In the process of preparing a nanotechnology Code of Conduct, the European Commission is requesting public input on a consultation paper. It sounds as though everyone is welcome to contribute. Being from Europe, the paper cites the precautionary principle, but goes further by listing some areas which may be too risky or unethical or rights-violating [...]

Nanotechnology risk governance to include weapons

Posted by Christine Peterson on July 13th, 2007

In the postal mail today was the paper copy of a 6-7 July 2006 conference report: “The Risk Governance of Nanotechnology: Recommendations for Managing a Global Issue” (link to PDF) held at the Swiss Re Centre for Global Dialogue last summer. This well-run and highly international meeting is the highest profile meeting to include consideration [...]

Nanotechnology podcast: near, mid, and long term

Posted by Christine Peterson on July 10th, 2007

Here at Foresight we like to present a balanced picture of nanotechnology, pushing for the benefits and heading off downsides. To do this, it’s necessary to discuss those nanotech downsides especially when someone asks about them. Earth & Sky asked me, and put the audio on the web: Upcoming, said Peterson, are issues of privacy [...]

Patent peer review: now software, soon nanotechnology?

Posted by Christine Peterson on June 27th, 2007

At one of the Accelerating Change conferences I saw Prof. Beth Noveck introduce for the first time her ideas on improving patents via peer review. Now, the nanotechnology field will be envious to hear that another field has been chosen to carry out the first pilot project — software, as reported in IEEE Spectrum: The [...]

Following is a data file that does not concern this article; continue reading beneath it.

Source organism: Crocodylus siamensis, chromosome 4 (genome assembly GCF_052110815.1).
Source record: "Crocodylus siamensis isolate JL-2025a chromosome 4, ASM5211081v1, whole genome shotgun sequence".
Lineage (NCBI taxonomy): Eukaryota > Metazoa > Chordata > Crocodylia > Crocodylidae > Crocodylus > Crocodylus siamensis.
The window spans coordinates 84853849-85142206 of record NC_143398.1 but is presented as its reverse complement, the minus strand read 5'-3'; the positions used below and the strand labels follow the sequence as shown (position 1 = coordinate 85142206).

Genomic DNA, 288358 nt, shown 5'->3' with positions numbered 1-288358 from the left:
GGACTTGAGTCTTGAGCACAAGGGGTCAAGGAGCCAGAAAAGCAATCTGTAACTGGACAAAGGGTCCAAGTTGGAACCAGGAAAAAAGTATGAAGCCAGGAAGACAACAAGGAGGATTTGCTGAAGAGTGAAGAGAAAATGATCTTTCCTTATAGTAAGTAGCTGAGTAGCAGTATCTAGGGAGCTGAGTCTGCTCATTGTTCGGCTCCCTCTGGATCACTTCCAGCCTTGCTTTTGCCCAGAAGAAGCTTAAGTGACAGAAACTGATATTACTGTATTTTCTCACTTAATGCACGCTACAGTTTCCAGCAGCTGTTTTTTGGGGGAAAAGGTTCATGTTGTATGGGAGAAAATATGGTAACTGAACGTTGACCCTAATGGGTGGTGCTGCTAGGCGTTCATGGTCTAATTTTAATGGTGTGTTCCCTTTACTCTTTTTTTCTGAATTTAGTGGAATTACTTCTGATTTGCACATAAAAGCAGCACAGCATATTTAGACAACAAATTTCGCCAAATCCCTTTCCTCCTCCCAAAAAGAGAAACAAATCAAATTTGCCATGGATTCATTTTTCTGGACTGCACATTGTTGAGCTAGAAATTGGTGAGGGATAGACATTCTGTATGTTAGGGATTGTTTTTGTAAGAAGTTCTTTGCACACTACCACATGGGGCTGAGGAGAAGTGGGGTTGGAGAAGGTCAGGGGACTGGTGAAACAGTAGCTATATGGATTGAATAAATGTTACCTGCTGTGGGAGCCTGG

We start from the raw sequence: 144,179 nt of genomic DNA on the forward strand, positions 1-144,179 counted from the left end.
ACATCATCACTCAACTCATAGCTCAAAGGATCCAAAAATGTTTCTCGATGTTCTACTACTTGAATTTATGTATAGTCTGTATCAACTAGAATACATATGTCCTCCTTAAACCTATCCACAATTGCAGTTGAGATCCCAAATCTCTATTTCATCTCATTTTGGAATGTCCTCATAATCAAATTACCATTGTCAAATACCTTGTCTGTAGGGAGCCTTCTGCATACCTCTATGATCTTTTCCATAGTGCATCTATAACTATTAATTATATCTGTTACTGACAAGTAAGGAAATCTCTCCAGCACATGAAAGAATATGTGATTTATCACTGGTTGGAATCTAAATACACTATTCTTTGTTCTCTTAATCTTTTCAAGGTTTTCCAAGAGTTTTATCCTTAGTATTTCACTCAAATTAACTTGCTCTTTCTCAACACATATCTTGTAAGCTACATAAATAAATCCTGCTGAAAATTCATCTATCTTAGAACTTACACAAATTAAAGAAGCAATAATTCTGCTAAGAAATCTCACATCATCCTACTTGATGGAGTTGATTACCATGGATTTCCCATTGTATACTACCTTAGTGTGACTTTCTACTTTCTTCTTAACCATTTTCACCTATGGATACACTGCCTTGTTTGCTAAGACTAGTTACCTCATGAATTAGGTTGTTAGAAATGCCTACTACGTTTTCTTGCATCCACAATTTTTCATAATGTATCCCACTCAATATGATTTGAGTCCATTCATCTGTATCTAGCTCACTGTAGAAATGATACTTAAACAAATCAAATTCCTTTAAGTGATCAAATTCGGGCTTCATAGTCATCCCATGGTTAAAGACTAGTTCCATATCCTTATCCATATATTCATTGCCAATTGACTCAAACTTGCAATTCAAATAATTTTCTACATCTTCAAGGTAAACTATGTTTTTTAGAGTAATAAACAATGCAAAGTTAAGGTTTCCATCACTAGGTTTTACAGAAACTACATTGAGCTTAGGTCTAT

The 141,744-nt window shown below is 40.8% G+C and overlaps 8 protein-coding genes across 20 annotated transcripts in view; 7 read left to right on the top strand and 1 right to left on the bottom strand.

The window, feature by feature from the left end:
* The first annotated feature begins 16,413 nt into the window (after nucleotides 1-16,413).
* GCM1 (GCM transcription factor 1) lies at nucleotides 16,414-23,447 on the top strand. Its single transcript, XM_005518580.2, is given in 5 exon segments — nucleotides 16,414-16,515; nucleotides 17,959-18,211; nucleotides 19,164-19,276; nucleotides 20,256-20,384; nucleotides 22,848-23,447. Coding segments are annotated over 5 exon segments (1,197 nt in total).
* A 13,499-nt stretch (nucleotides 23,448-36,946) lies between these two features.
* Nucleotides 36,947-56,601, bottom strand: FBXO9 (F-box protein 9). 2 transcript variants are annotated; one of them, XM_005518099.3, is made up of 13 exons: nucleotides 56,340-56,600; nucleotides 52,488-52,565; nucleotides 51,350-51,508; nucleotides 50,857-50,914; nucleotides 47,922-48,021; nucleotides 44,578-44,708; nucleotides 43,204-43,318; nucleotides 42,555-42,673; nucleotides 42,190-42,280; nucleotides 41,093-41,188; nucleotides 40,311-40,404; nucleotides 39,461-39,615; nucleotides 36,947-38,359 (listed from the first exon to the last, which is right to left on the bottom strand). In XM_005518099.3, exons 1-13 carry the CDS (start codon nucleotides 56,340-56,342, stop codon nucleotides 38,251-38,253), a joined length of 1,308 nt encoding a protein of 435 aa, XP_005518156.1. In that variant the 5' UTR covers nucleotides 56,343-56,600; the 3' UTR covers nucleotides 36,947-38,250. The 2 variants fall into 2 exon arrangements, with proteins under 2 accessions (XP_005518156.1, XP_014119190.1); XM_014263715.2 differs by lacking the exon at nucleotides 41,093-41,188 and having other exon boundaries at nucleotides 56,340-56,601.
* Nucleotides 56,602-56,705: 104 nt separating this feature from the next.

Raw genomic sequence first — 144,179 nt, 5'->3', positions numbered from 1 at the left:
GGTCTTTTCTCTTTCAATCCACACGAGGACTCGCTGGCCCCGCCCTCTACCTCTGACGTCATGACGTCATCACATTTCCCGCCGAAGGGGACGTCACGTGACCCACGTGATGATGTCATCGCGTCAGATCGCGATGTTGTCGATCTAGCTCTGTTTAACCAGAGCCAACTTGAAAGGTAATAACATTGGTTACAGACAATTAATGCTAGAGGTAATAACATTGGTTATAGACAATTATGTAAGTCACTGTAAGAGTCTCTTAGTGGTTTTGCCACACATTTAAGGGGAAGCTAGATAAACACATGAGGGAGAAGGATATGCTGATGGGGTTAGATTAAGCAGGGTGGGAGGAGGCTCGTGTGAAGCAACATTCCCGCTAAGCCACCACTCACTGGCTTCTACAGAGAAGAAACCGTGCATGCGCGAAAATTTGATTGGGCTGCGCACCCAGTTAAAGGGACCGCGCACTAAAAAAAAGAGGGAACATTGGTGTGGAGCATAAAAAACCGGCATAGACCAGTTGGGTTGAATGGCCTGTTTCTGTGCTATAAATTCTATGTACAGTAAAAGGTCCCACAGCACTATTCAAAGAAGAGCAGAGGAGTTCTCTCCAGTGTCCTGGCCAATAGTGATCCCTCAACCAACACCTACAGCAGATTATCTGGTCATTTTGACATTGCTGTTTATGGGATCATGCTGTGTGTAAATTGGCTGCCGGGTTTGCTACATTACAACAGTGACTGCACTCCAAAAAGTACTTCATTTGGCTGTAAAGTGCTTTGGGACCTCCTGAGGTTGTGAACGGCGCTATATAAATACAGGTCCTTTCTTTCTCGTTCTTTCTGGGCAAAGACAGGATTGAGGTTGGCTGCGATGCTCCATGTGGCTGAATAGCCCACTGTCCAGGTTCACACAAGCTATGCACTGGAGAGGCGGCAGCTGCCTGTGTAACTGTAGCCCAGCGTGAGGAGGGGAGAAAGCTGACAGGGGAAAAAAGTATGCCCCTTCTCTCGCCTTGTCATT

Nanotechnology assemblers: likely or unlikely?

Posted by Christine Peterson on June 25th, 2007

The current issue of Nanotechnology Law and Business (Vol. 4, Issue 2) includes a surprising article called “Nanoassemblers: A Likely Threat?” by Martin Moskovits, a Professor of Chemistry and Biochemistry and Dean of the Division of Mathematical and Physical Sciences at the University of California Santa Barbara. I saw this just as I was heading [...]

Grueling nanotechnology policy interview pays off

Posted by Christine Peterson on June 20th, 2007

The nanotechnology project over at The Wilson Center sent Steffen Foss Hansen, a PhD candidate visiting from his university in Denmark, here to Foresight to interview me for a policy project they are doing on nanotech regulation. Normally these kinds of things don’t seem very useful, but I have to make an exception for this [...]

Nanotechnology: Enough with the wet/dry debate already

Posted by Christine Peterson on June 12th, 2007

Nanowerk brings to our attention some confusion on an IEEE blog: Somewhere along the line, the advocates for molecular nanotechnology (MNT) seem to have lost interest in actually seeing molecular manufacturing come to pass if it meant that the concepts of the mechanically engineered approach (Dry) are abandoned in favor of a biologically engineered method [...]

Maximizing nanotechnology patent benefits